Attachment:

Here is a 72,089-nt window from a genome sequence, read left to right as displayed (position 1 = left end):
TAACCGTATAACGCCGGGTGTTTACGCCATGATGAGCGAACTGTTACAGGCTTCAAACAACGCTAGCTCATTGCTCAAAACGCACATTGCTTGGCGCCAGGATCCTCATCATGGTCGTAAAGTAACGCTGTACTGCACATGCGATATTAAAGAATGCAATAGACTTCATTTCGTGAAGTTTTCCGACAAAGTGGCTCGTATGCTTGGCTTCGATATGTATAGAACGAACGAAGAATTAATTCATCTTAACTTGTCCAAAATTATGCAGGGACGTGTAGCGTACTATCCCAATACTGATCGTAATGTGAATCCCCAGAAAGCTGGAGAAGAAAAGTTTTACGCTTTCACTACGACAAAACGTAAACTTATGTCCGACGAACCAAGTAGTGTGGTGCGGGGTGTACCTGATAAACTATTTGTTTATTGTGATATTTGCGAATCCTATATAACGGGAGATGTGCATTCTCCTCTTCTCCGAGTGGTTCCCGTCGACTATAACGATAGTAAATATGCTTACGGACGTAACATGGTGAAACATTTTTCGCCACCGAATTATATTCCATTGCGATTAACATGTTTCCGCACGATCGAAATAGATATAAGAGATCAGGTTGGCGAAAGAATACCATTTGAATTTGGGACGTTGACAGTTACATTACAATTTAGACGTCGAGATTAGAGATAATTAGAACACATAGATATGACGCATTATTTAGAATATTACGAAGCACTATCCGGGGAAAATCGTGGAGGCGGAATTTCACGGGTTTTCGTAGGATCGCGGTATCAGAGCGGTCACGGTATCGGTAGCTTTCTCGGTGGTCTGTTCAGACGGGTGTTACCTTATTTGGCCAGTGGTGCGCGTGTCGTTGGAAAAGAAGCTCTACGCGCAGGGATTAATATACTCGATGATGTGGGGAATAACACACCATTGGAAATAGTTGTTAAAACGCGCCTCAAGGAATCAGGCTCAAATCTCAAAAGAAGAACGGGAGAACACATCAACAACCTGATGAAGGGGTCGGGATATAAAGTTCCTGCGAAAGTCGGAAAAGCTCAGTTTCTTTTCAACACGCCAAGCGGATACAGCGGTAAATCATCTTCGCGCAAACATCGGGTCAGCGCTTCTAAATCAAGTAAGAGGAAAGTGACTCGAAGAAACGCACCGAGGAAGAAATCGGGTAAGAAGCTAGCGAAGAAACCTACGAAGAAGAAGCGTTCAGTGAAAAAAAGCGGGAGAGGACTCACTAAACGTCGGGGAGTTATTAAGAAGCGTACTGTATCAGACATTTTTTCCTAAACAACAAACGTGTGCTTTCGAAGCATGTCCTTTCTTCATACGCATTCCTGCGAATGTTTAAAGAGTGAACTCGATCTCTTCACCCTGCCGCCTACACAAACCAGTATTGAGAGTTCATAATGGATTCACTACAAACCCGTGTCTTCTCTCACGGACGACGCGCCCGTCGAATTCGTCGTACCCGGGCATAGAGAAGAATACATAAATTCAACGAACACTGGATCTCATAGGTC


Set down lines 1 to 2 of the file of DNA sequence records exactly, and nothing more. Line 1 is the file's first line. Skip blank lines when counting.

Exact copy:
Here is a 72,089-nt window from a genome sequence, read left to right as displayed (position 1 = left end):
TAACCGTATAACGCCGGGTGTTTACGCCATGATGAGCGAACTGTTACAGGCTTCAAACAACGCTAGCTCATTGCTCAAAACGCACATTGCTTGGCGCCAGGATCCTCATCATGGTCGTAAAGTAACGCTGTACTGCACATGCGATATTAAAGAATGCAATAGACTTCATTTCGTGAAGTTTTCCGACAAAGTGGCTCGTATGCTTGGCTTCGATATGTATAGAACGAACGAAGAATTAATTCATCTTAACTTGTCCAAAATTATGCAGGGACGTGTAGCGTACTATCCCAATACTGATCGTAATGTGAATCCCCAGAAAGCTGGAGAAGAAAAGTTTTACGCTTTCACTACGACAAAACGTAAACTTATGTCCGACGAACCAAGTAGTGTGGTGCGGGGTGTACCTGATAAACTATTTGTTTATTGTGATATTTGCGAATCCTATATAACGGGAGATGTGCATTCTCCTCTTCTCCGAGTGGTTCCCGTCGACTATAACGATAGTAAATATGCTTACGGACGTAACATGGTGAAACATTTTTCGCCACCGAATTATATTCCATTGCGATTAACATGTTTCCGCACGATCGAAATAGATATAAGAGATCAGGTTGGCGAAAGAATACCATTTGAATTTGGGACGTTGACAGTTACATTACAATTTAGACGTCGAGATTAGAGATAATTAGAACACATAGATATGACGCATTATTTAGAATATTACGAAGCACTATCCGGGGAAAATCGTGGAGGCGGAATTTCACGGGTTTTCGTAGGATCGCGGTATCAGAGCGGTCACGGTATCGGTAGCTTTCTCGGTGGTCTGTTCAGACGGGTGTTACCTTATTTGGCCAGTGGTGCGCGTGTCGTTGGAAAAGAAGCTCTACGCGCAGGGATTAATATACTCGATGATGTGGGGAATAACACACCATTGGAAATAGTTGTTAAAACGCGCCTCAAGGAATCAGGCTCAAATCTCAAAAGAAGAACGGGAGAACACATCAACAACCTGATGAAGGGGTCGGGATATAAAGTTCCTGCGAAAGTCGGAAAAGCTCAGTTTCTTTTCAACACGCCAAGCGGATACAGCGGTAAATCATCTTCGCGCAAACATCGGGTCAGCGCTTCTAAATCAAGTAAGAGGAAAGTGACTCGAAGAAACGCACCGAGGAAGAAATCGGGTAAGAAGCTAGCGAAGAAACCTACGAAGAAGAAGCGTTCAGTGAAAAAAAGCGGGAGAGGACTCACTAAACGTCGGGGAGTTATTAAGAAGCGTACTGTATCAGACATTTTTTCCTAAACAACAAACGTGTGCTTTCGAAGCATGTCCTTTCTTCATACGCATTCCTGCGAATGTTTAAAGAGTGAACTCGATCTCTTCACCCTGCCGCCTACACAAACCAGTATTGAGAGTTCATAATGGATTCACTACAAACCCGTGTCTTCTCTCACGGACGACGCGCCCGTCGAATTCGTCGTACCCGGGCATAGAGAAGAATACATAAATTCAACGAACACTGGATCTCATAGGTC